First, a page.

Sunday, October 19, 2014

An addiction to betrayal (Books - A Spy Among Friends by Ben Macintyre)

Two middle-aged spies are sitting in an apartment in the Christian Quarter, sipping tea and lying courteously to each other, as evening approaches.  They are English - so English that the habit of politeness that binds them together and keeps them apart never falters for a moment.  The sounds of the street waft up through the open window, car horns and horses' hooves mingling with the clink of china and the murmured voices.  A microphone, cunningly concealed beneath the sofa, picks up the conversation and passes it along a wire, through a small hole in the wainscoting, and into the next room, where a third man sits hunched over a turning tape recorder, straining to make out the words through Bakelite headphones.

The two men are old friends,  They have known each other for nearly thirty years.  But they are bitter foes now, combatants on opposing sides of a brutal conflict.
So begins Ben Macintyre's atmospheric, brisk paced A Spy Among Friends: Kim Philby and The Great Betrayal (Crown, 2014).  You can read this book as fascinating political history, or as a thriller that just happens to be true, but I read it as a book about character.  Kim Philby and his close friend Nicholas Elliott went to English public school together, Cambridge together, and went into intelligence in MI6 together following World War II.  Elliott became a company man who climbed the ranks of British intelligence, while Philby infiltrated himself deeper and deeper into the circles of power.  He stints included several years in Washington D.C. at the height of the Cold War.  At that time he managed to befriend CIA Counterintelligence head James Angleton, a man known for paranoiac secrecy.  All the while he communicated everything he knew about British and American plans to Russian intelligence.  Philby made a hash of key British and American maneuvers for decades.  He did it without a computer, zip line, disguise, or walkie-talkie watch, and for years few people thought to give him a second look.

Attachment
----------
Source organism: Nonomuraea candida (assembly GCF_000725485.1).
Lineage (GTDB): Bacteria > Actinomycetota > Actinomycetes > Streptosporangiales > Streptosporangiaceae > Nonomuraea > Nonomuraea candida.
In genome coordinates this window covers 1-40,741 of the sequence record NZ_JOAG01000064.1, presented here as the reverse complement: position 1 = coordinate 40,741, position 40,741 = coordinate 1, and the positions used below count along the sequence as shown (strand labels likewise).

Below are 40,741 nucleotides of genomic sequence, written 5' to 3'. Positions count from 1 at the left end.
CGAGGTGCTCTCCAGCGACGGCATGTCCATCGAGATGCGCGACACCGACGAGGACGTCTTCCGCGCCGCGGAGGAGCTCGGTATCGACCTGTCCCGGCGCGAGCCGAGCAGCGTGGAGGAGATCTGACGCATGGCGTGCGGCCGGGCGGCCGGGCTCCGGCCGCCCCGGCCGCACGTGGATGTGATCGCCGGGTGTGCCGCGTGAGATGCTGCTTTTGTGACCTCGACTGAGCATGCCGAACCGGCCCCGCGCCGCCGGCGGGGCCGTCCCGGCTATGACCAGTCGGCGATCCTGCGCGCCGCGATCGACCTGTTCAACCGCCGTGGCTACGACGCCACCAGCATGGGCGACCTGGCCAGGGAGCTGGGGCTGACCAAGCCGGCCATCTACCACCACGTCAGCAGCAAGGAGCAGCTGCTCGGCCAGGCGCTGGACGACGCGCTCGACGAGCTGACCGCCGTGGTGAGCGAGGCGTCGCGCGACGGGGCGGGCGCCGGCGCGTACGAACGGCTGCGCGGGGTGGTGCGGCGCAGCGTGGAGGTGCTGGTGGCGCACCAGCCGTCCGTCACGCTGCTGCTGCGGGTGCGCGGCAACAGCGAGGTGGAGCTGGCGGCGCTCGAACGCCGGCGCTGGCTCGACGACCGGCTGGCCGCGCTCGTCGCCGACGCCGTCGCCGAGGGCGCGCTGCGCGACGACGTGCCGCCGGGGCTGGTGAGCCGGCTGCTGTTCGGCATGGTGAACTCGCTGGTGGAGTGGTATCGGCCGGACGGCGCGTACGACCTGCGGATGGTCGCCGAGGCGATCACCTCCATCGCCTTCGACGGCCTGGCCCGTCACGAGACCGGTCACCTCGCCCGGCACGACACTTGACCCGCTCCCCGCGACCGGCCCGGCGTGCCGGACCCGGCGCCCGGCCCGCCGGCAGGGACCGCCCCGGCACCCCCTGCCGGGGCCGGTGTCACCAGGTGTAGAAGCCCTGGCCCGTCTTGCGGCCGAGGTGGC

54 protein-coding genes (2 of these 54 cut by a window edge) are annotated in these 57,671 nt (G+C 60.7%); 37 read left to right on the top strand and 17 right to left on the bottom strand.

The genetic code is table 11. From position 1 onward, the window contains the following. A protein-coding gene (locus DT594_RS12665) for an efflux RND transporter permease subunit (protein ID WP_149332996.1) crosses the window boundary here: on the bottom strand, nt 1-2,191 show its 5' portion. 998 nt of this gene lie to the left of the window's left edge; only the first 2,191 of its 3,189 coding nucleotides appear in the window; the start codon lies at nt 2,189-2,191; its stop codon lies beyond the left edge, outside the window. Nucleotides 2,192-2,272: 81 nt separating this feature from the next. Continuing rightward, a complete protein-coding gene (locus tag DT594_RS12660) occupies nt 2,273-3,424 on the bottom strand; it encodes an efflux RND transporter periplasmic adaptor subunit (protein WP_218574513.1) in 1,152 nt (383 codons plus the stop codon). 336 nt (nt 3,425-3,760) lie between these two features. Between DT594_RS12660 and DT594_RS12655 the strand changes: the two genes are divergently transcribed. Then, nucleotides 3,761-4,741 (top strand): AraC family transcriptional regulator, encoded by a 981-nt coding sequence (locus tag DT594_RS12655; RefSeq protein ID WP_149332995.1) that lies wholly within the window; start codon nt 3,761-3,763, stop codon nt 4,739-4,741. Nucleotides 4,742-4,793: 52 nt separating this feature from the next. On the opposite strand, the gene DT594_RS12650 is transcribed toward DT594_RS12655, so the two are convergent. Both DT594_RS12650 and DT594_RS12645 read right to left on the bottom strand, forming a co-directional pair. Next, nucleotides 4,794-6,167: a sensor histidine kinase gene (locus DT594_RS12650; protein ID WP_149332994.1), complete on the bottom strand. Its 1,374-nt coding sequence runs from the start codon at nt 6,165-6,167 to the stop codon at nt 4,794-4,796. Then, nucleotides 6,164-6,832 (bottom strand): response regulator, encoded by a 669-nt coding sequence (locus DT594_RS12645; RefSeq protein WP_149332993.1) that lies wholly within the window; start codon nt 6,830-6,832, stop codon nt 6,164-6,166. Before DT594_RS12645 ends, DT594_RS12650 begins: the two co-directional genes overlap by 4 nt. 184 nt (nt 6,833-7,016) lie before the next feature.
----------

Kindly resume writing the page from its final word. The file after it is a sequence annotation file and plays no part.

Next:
Macintyre maintains a taut narrative, even while we know that Philby ultimately defected to Moscow.  He makes of Philby an impressively charming protagonist, cunning double-agent , and a man for whom the reader feels sympathy.  For a time I found myself  hoping he would not be caught. But most interesting of all, he tells the story of a man who lived by betrayal - it was the engine of every relationship he had. He betrayed his country, his wife, and his closest friends.  At times these betrayals seemed like compulsive thrill-seeking, as Philby hardly seemed driven by ideology.  He was a profligate liar, and yet even as he was drawn to subterfuge, it seemed to come at a cost.  Philby recklessly drank himself into oblivion.  He may have fooled others in feigning intimacy, but it seems as though he didn't fool himself.  

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